By Robert McMillan
IDG News Service
March 17, 2008
Data thieves broke into computers at supermarket chains Hannaford
Brothers and Sweetbay, stealing an estimated 4.2 million credit and
debit card numbers, Hannaford said Monday.
"The stolen data was limited to credit and debit card numbers and
expiration dates, and was illegally accessed from our computer systems
during transmission of card authorization," said Hannaford CEO Ron
Hodge, in a statement posted to the company's Web site.
Hannaford became aware of the theft on Feb. 27 following reports of
suspicious credit card activity. The crime, which occurred some time
between December and March, is one of the largest reported data thefts
from a retailer in U.S. history.
"Somebody hacked into their system," said Mark Walker, vice president
and counsel with the Maine Bankers Association, which started informing
its 15 member banks of the breach last Friday.
Although only credit and debit card numbers were stolen -- not names or
addresses -- Walker said that some cases of identity theft had been
associated with the incident.
The Associated Press reported Monday that more than 1,800 cases of fraud
had been linked to the theft, which affects 4.2 million credit and debit
That's far fewer account numbers than in the nation's largest retail
data theft. In 2005, hackers gained access to computer systems at
Massachusetts-based TJX Companies, owners of T.J.Maxx, Marshalls and
Bob's Stores. That breach affected more than 94 million credit and debit
Hannaford is owned by Belgian supermarket giant Delhaize Group, which
operates about 1,500 stores in the eastern U.S. In addition to Hannaford
Brothers, it owns Food Lion, Bloom, Bottom Dollar, Harveys, Kash n'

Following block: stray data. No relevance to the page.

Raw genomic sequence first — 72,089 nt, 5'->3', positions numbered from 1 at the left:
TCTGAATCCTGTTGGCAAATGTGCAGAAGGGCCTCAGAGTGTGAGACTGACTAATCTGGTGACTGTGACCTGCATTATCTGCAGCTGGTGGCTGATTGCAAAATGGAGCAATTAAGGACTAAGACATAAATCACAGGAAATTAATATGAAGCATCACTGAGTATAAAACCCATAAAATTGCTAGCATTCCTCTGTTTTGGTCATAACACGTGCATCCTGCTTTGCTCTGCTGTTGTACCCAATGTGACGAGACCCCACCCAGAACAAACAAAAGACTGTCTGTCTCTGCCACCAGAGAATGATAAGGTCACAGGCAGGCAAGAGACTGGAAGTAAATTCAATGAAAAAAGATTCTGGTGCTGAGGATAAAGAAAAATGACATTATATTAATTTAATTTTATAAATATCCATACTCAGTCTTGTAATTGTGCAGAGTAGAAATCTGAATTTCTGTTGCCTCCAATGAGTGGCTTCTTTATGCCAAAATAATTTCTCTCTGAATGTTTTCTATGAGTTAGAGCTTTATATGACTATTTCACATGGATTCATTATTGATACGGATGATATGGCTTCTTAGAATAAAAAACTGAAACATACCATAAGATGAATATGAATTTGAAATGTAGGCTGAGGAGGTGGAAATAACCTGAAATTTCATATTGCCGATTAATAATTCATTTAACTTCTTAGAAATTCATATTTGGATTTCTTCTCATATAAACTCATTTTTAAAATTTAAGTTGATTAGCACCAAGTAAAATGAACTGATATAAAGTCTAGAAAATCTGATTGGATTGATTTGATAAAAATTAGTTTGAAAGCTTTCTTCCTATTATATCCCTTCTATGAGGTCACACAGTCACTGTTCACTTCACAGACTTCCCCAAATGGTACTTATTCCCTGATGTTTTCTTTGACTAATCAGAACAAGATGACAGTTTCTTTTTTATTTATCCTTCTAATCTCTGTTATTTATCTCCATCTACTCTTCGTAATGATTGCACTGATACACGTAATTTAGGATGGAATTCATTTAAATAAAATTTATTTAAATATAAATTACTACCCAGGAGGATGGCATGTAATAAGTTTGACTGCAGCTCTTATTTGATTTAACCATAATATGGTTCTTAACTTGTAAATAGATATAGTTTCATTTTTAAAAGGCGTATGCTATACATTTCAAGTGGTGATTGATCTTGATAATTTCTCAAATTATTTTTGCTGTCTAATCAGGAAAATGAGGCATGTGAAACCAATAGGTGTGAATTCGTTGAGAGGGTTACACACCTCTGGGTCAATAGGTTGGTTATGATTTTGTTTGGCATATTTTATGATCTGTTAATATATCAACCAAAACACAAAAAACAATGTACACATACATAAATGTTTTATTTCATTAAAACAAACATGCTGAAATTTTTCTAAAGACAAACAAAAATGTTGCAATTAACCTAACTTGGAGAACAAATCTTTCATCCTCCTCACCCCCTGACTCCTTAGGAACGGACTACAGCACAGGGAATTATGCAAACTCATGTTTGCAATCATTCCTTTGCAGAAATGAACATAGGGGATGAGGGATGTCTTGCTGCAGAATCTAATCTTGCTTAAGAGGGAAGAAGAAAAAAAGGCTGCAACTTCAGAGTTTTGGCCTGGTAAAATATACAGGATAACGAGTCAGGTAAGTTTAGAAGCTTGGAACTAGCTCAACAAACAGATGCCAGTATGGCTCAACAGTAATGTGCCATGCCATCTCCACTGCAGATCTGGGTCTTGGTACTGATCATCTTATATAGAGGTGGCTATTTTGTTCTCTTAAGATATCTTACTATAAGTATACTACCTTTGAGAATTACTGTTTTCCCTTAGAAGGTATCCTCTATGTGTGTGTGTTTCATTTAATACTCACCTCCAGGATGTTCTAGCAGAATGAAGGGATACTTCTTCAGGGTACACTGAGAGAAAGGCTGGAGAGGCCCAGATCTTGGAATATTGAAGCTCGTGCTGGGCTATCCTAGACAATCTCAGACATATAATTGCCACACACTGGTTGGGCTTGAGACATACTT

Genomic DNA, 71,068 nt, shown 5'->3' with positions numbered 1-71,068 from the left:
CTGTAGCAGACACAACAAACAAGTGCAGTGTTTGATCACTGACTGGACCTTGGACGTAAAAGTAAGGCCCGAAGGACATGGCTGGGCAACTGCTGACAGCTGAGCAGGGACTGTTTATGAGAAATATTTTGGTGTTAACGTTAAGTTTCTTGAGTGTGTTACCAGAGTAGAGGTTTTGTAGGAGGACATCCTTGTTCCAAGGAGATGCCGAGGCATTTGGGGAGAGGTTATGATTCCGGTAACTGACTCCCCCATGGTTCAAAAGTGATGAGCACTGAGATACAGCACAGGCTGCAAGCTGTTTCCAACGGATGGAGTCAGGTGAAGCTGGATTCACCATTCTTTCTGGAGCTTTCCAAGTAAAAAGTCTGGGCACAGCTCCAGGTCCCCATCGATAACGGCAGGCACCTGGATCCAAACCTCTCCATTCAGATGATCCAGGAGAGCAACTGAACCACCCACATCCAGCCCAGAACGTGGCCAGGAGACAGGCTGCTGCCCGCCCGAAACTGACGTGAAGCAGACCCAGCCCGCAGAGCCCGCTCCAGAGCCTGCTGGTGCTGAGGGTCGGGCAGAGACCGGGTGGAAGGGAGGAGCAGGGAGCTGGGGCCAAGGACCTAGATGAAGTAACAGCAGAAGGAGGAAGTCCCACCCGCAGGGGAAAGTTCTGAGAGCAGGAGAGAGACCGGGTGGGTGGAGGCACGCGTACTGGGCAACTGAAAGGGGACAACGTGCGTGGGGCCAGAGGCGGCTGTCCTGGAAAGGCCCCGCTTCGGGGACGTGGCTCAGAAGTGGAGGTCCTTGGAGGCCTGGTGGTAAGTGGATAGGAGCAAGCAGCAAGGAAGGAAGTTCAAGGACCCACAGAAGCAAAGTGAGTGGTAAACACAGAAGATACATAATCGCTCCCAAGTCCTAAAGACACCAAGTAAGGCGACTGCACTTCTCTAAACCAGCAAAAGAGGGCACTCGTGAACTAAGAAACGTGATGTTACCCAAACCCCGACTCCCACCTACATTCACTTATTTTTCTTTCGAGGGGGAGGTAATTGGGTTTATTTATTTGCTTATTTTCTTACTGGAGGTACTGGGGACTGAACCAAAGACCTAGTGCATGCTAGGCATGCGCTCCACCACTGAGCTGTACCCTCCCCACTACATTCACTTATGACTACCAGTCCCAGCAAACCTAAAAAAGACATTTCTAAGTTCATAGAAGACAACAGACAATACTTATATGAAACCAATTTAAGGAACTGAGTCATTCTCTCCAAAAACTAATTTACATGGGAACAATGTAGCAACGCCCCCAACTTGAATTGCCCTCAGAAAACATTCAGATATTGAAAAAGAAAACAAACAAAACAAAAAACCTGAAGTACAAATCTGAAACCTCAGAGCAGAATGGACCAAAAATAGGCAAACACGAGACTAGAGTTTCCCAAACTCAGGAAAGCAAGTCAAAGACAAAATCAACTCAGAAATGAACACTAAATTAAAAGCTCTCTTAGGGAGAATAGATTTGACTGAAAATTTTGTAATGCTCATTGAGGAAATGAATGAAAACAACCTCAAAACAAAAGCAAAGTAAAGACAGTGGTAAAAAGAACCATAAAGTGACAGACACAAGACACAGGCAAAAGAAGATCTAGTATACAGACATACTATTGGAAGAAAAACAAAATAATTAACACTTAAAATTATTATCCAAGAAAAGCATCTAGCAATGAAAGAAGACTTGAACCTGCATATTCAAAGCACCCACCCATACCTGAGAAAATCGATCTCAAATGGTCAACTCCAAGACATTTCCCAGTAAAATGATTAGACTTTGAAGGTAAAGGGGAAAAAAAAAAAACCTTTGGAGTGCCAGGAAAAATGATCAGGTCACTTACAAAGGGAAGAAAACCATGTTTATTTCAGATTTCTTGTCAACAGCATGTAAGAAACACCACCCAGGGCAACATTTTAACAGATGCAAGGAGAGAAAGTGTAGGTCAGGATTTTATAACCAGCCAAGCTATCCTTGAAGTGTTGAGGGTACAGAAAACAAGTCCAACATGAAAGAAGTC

Karry, and Sweetbay grocery stores.
Hannaford stores in New England and New York state were hit with the
theft, as were the company's Sweetbay stores in Florida, according to
the Hannaford Web site. The company warned that some independent retail
locations in the Northeast that carry Hannaford products were also
Close to 70 Massachusetts banks have been contacted by Visa and
MasterCard about the incident, which occurred between December and
March, the Massachusetts Bankers Association (MBA) said Monday in a
"The MBA estimates that hundreds of thousands of credit and debit cards
owned by consumers in Massachusetts and northern New England states
could be affected, and is urging consumers to monitor their accounts,"
the bankers association said.
MasterCard characterized the incident as a "potential security breach"
and issued a statement saying that the matter is being investigated by
law enforcement. Because of the ongoing investigation, however, the
credit card company declined to provide additional details.
A Secret Service spokesman confirmed Monday that his agency, which
pursues financial crimes, is investigating.
Delhaize and Hannaford representatives did not return telephone calls
and e-mails seeking comment on Monday. On its Web site, Hannaford is
advising customers looking for help with the matter to call its support
line at 1-866-591-4580.
Because Hannaford does not associate addresses or names with its credit
card numbers, it is unable to notify those who have had their credit
card numbers compromised, the company said.
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